The Good Ol’ Days
Back when I was a kid, mini-bikes and go-carts were much more popular than they are today. My best guess is that it was because as kids we saw a lot more shade tree mechanics working on their cars than kids do this generation. To paraphrase an old saying, it may have been a “Grease monkey see, grease monkey do” kind of inspiration that got us to scour for tossed lawnmower engines and fit them to junk bikes or an adult-welded pipe frame for some make-believe fun.
Perhaps it’s because I am still that kid from years ago, but I have the habit of picking up every old lawnmower I see left out for trash. I justify this to my wife because I have fixed what needed fixing, given to those in need asking only for a beer in return, and actually made some money in the process,
My best find was a snow blower a neighborhood owner tossed out only because the rope part of the pull starter broke, and the muffler rotted off. I offered to show him a quick fix for the problem, but he declined and said he was just glad to find someone to haul it away. I replaced the starter cord, donned noise canceling headphones, and used it for two winters at my home. When I moved, I sold it for $300---go figure.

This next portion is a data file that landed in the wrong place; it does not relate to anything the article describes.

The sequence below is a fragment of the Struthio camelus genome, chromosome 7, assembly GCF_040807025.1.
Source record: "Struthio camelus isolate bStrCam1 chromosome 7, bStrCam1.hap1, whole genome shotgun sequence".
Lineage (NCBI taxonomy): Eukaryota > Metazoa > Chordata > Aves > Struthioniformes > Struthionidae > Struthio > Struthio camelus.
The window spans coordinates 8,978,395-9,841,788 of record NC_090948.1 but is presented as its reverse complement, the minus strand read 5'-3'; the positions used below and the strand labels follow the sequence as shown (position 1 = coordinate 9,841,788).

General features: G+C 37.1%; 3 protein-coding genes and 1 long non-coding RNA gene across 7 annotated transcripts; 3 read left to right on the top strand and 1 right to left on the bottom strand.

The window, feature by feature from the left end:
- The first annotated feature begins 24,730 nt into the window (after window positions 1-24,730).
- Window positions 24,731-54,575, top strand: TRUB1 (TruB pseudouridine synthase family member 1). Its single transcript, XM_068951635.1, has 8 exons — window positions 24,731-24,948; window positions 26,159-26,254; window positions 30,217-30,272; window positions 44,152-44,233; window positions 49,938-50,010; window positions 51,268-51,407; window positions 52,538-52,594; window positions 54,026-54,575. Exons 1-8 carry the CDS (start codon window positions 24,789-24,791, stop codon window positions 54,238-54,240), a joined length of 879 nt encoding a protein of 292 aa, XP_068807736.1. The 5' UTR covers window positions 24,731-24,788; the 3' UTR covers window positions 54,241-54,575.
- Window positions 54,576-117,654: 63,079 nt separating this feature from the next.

But I digress. Back to the point.
An Inexpensive Automotive Teaching Aid
What got me down this memory lane was a recent Project Farm YouTube channel episode where the host did a comparison of small engine 4-stoke gas motors commonly used to replace dead motors on lawnmowers, tillers, power washers, homebrewed emergency power generators, and even the rare minibike or go-cart.
What makes the comparison significant is that you can pay either about $150 at Harbor Freight for a Honda knockoff or you can buy the real thing for $600. Do the math,
But are these much cheaper small engines any good? It turns out they work surprisingly well. And even if one does not, there is some useful learning to be had for a young mind about engine problems such as excessive oil burning, engine tuning, and even an opportunity to show what kind of gradual (or a cascade of catastrophic) engine failure can happen to an engine either through bad design or poor maintenance.
That said, here is the video posted below that is informative enough to make it an easy decision whether to spend $150 or $600 for something that does the same job and could give a young mind an appreciation for car maintenance that can pay off much more down the road with their first (or your) car.
$150 Honda Clone vs $600 Honda? Let’s settle this! Fuel Efficiency, Horsepower, Durability, Starting
For a related article about Harbor Freight engines, here is a must-watch one that you will be sure to enjoy: Harbor Freight Turbo Predator 670cc Dragster Blows Up on Racetrack
Timothy Boyer is a Torque News automotive reporter based in Cincinnati. Experienced with early car restorations, he regularly restores older vehicles with engine modifications for improved performance. Follow Tim on Twitter at @TimBoyerWrites for daily new and used vehicle news.
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